# II.  Coloring and Combinatorics

Time Required: 80 Minutes

Materials
• Pencil and paper
• Card stock printed with template (paper-template.pdf) 2 sheets in each of five colors per puzzle
• Clear acetate sheets printed with template (acetate-template.pdf) 3 sheets per puzzle
• Scissors
• Clear tape
• A few large paper clips
• Optional model of rhombic triacontahedron, e.g., made of Zometool
Notes:
1. It works best if the class is divided into groups of four to eight students.  Each group works to make one puzzle.
2. The paper clips are handy for accessing the interior of the blocks when applying tape.  Other thin, rigid objects can work as well.
3. We find that lighter colors of paper look best, as the tape is less obvious, but the five colors must be clearly distinguishable.
4. One could adapt this activity by using five colors of highlighter markers to color the faces of the solid-color RT made in the previous workshop, however we find colored paper gives a more aesthetically pleasing result.
5. This is one of three related RT puzzle workshops.

Part A. Minds-On

A good way to introduce students to combinatorics is to have them create Pascal's triangle. Pascal's triangle is a beautiful structure that contains many mathematical patterns and is easy to write out using just addition.  Even elementary students can create it and understand some of its rich properties.  Ask students to copy the following steps as you do them on the board:

1. Start with the number 1 at the top of the middle of the board.  Tell students to put their 1 at the top center of their paper.

2. Make a second row with two 1's, slightly left and right of the top 1, creating a small equilateral triangle.

3. From now on, each row is one item longer, starting and ending with a 1, but the interior numbers will be determined by the following addition rule: to find an interior number, add the two numbers to its slight left and right in the row above it. So the middle number in the third row is 2, for example.

4. Start the fourth row with the 1's at each end and ask the class to help you find the two interior numbers.  (They are both 3, i.e., 1+2 and 2+1.)

5. Ask students to write the next three or more rows on their own.

6. Tell students that the numbers in Pascal's triangle can help them solve difficult mathematical problems. Pose the following question:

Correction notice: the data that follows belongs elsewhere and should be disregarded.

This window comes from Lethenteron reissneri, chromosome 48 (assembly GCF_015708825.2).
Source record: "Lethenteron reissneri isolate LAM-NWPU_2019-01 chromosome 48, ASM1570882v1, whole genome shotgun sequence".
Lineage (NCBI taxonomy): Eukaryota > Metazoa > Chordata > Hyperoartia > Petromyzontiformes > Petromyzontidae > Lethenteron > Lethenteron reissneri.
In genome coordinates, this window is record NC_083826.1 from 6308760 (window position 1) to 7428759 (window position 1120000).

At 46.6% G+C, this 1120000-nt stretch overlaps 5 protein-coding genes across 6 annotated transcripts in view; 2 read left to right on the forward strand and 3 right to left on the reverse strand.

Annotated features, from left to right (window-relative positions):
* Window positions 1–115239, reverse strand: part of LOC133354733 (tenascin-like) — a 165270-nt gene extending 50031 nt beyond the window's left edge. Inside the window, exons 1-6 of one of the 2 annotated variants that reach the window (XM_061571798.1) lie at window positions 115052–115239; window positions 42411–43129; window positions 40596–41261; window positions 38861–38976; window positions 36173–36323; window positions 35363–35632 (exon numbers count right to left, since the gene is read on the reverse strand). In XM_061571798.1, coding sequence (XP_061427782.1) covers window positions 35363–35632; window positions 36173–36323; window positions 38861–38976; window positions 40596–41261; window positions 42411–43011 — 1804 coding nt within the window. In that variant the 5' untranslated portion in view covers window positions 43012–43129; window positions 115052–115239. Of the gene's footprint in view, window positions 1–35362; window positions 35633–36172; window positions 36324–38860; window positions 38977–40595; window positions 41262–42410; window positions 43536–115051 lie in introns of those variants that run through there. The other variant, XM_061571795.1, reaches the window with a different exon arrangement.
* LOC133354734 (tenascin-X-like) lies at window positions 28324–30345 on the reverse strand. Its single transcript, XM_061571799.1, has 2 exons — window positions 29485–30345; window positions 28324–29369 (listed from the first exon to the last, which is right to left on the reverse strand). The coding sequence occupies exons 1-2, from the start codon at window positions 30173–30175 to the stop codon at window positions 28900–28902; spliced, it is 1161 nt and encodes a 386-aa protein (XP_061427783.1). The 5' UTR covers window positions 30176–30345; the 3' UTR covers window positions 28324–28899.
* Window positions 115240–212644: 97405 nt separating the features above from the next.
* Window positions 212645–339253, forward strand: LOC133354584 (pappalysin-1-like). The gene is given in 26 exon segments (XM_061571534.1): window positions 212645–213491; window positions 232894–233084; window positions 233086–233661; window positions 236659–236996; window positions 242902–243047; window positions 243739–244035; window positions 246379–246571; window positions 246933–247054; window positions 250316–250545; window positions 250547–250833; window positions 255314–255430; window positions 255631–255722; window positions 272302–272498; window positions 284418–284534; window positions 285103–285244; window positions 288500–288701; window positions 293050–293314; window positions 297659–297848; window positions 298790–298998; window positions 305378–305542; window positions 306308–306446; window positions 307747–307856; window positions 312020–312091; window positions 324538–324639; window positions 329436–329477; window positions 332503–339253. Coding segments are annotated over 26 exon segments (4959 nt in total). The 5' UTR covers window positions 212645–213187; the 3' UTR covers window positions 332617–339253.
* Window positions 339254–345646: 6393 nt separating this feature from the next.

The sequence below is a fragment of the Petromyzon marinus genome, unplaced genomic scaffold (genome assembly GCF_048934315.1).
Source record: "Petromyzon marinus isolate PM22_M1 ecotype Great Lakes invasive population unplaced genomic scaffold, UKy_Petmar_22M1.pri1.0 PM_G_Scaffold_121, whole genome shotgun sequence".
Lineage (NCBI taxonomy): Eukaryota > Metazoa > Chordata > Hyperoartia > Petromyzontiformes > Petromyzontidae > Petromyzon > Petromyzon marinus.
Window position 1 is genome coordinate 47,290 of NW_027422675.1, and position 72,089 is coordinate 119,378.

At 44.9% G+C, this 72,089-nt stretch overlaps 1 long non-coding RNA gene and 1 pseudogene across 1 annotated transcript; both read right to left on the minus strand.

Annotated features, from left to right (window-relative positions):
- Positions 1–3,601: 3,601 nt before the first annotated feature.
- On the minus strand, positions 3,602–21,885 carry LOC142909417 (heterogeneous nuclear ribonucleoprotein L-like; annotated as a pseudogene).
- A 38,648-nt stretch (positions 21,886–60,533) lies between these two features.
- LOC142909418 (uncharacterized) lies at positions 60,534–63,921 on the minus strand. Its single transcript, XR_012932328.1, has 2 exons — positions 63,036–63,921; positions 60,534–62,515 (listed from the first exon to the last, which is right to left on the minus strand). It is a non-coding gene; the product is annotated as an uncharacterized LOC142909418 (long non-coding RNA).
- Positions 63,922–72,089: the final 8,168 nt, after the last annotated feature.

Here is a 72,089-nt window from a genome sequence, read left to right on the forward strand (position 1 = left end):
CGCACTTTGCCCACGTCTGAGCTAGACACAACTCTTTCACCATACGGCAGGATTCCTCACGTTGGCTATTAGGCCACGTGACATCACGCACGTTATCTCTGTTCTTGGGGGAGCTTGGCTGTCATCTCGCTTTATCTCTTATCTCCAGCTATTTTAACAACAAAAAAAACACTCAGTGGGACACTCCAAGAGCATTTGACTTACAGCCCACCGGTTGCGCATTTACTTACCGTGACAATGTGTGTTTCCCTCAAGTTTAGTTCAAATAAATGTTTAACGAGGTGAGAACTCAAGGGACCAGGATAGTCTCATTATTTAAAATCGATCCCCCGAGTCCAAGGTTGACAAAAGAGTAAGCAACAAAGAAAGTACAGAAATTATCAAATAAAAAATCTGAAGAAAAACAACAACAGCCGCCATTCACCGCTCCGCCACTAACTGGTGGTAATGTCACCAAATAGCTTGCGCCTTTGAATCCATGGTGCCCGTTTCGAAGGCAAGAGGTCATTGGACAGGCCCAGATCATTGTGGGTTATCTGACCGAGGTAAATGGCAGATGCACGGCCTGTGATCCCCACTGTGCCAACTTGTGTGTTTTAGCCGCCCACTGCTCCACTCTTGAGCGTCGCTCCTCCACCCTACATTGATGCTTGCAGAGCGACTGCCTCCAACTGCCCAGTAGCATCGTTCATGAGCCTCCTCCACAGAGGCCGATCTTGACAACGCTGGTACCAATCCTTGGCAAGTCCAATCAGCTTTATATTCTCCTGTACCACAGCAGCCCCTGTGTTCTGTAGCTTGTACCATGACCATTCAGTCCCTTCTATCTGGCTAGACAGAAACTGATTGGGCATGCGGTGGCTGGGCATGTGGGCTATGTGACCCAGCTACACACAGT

There are are four students in the Eco-club.  Two of them will be chosen to clean up the playground.  How many ways are there to choose two students out of the four?
Students should find the answer that there are six possibilities: if the student names are A, B, C, and D, the six possibilities are AB, AC, AD, BC, BD, and CD.

7. Now ask the same question but choosing three club members out of a group of six.  Students will find this is much more challenging and will see the need for some sort of a mathematical system.  (The answer is twenty, but we don't expect students to find them all: ABC, ABD, ABE, ABF, ... DEF.)  The need for a system becomes more obvious as the numbers get larger.

8. Tell students that Pascal's triangle gives the answer to all such questions.  Given a set of size n, the question is how many ways are there to choose a set of size m.  In the Eco-club question, we had n=4 and m=2.  To find the answers, first number the rows of Pascal's triangle as shown above. Note that we start with row n=0 (not with n=1).  Then we count to m, going across from left to right in that row, starting with m=0. For example the answer 6 is found as circled in the row where n=4 going across to the position where m=2.

9. Give students a new problem in which n=5 and m=3 and ask them to find the answer two ways: by writing all the possibilities and by looking it up in the triangle.  They should find the answer is 10 by writing out the ten possibilities: ABC, ABD, ABE, ACD, ACE, ADE, BCD, BCE, BDE, and CDE.  They will also find the answer, 10, in Pascal's triangle, as circled above.

10. There is a way to explain why this always works.  It is given in an exploration below if you want to explain it in class. Or you can tell students they will learn more about it in a probability or combinatorics class.

Part B. Hands-on assembly of colored paper blocks